Two beautiful chapbooks were launched by Compound Press on Saturday at Timeout Bookshop in Mt Eden (how I love this flurry of poetry presses the length and breadth of New Zealand). For a moment there, when Lee Posna started reading his ant poem it felt like I was sitting back in Frank O’Hara’s New York apartment listening to the lilt and lift of American poetry (only done that via YouTube!). There is something to be said about an intimate audience leaning forward intently into the pleasures of poetry.
Lee didn’t read from his book, Arboretum, but instead read a longish poem about ants that took you from Salvador Dali’s ‘The Persistence of Memory’ to Luis Buñuel‘s Un Chien Andalou and made various other sidesteps. His book has delicate artwork that brought to mind the painterly gestures of Judy Millar– here in black and white. Beauty may be a suspect word when it comes to poetry and the ability of language to transmit such a concept, yet reading Arboretum, I do get a transcendental, beauty effect. It is a matter of absorbing the layer of simplicity (‘I die right now./ I am past.’) that then unfolds and refolds the rebounding layers of complexity. The syntax buckles. The vocabulary challenges and soothes. There is the insistent hook of death that keeps up appearances. There is the strange difficulty of life (a life in passing glimpsed in shards).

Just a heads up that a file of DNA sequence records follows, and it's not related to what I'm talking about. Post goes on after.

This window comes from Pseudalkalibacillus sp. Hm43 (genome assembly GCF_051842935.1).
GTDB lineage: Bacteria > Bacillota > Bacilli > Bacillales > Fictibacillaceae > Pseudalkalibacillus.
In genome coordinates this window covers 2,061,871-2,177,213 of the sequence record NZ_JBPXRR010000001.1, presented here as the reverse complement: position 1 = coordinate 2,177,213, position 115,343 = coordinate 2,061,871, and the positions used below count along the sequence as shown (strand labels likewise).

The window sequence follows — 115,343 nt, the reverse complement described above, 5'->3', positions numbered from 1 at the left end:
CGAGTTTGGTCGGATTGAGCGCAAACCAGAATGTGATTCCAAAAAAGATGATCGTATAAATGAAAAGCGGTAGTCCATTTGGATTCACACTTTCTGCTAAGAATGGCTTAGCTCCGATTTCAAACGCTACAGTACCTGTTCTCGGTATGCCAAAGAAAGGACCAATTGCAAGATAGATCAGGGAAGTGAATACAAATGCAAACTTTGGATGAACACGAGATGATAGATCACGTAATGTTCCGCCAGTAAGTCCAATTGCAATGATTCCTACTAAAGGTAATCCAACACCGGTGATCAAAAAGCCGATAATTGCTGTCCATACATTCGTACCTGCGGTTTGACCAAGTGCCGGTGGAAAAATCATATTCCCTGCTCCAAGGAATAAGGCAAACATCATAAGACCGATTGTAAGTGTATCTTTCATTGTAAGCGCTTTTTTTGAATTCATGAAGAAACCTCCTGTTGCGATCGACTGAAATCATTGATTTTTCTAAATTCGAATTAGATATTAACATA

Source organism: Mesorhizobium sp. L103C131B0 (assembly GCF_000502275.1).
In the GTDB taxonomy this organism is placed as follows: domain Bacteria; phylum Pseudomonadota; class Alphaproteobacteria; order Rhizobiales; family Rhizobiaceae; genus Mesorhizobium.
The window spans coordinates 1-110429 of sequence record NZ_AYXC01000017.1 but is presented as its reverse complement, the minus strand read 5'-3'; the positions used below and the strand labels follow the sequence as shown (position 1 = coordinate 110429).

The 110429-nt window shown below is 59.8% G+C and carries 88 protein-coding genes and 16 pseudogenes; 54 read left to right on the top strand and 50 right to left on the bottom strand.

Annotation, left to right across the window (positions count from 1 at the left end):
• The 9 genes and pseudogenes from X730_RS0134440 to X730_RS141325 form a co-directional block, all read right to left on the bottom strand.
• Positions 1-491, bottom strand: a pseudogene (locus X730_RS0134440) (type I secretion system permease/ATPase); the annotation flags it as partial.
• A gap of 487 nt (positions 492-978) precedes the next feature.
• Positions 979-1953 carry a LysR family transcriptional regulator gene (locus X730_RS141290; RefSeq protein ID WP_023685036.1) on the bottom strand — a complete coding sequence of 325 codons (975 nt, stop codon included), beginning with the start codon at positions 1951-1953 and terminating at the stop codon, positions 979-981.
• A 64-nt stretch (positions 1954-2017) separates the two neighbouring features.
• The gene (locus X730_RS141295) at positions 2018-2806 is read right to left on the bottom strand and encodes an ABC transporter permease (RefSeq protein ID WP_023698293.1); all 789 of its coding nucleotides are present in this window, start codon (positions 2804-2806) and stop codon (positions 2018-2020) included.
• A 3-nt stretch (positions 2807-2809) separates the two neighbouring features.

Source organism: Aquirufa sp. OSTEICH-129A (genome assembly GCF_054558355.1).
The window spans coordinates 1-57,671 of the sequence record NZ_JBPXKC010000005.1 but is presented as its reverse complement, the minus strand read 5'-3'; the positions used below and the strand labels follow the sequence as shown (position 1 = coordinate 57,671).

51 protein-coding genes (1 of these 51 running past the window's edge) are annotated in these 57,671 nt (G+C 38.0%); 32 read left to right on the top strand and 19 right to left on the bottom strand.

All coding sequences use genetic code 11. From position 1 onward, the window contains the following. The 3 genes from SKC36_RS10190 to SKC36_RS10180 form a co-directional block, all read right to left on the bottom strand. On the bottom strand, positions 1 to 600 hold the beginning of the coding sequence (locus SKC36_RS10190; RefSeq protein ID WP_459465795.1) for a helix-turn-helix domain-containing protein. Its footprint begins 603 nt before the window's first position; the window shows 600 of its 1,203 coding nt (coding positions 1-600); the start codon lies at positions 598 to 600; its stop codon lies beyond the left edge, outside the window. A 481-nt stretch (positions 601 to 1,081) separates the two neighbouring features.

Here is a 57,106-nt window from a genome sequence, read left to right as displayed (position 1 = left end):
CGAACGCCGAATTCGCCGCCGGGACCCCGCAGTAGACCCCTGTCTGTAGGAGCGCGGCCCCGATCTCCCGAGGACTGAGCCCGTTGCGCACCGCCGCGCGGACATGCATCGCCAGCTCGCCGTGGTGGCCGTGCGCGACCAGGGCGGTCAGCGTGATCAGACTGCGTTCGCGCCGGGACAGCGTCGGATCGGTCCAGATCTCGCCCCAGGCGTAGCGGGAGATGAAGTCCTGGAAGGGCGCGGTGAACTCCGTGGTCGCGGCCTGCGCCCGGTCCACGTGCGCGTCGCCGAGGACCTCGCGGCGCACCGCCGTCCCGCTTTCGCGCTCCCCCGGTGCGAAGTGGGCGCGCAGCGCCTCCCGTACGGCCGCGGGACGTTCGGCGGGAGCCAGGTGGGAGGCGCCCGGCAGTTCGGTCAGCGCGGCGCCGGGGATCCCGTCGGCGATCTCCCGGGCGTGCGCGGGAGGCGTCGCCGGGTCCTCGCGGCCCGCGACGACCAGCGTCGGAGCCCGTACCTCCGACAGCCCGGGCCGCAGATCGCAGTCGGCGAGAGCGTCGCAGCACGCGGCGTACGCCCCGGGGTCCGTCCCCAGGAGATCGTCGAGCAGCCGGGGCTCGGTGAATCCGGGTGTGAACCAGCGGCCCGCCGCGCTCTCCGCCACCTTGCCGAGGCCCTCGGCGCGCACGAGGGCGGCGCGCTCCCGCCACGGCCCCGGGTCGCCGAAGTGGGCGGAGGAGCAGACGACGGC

Steven read a brief extract from his book, Fiddlehead. Again, I felt transported at the level of beauty — through a concatenation of physical detail and musical litheness. This long poem takes its starting point from Dante’s geographical world view in The Divine Comedy and in Questio de acqua et terra. Steven re-imagines the island left when the southern lands fled to the Northern Hemisphere (sighted by Ulysses in a distant haze just before his ship sunk) to Rangitoto. Listening to an extract from Fiddlehead and then reading the complete poem is reading poetry at its musical fullest. I have not read poetry like this in an age—poetry that startles the ear as though each word is a note picked or threaded as chord in a musical composition. The listening experience brings to mind the joy of hearing Michele Leggott read. Or reading Susan Howe. Lisa Robertson. There are aural contours that shift you from difficult word to exquisitely simple phrase along syntactical shudders. The physical detail grounds you. And then moves you on. Elsewhere. Into an ambiguous but moving ‘I.’ At times the detail is sensual and a locator of place, at other times it is off key and slightly surreal. A foothold into the local landmark. A foothold into Dante’s circles.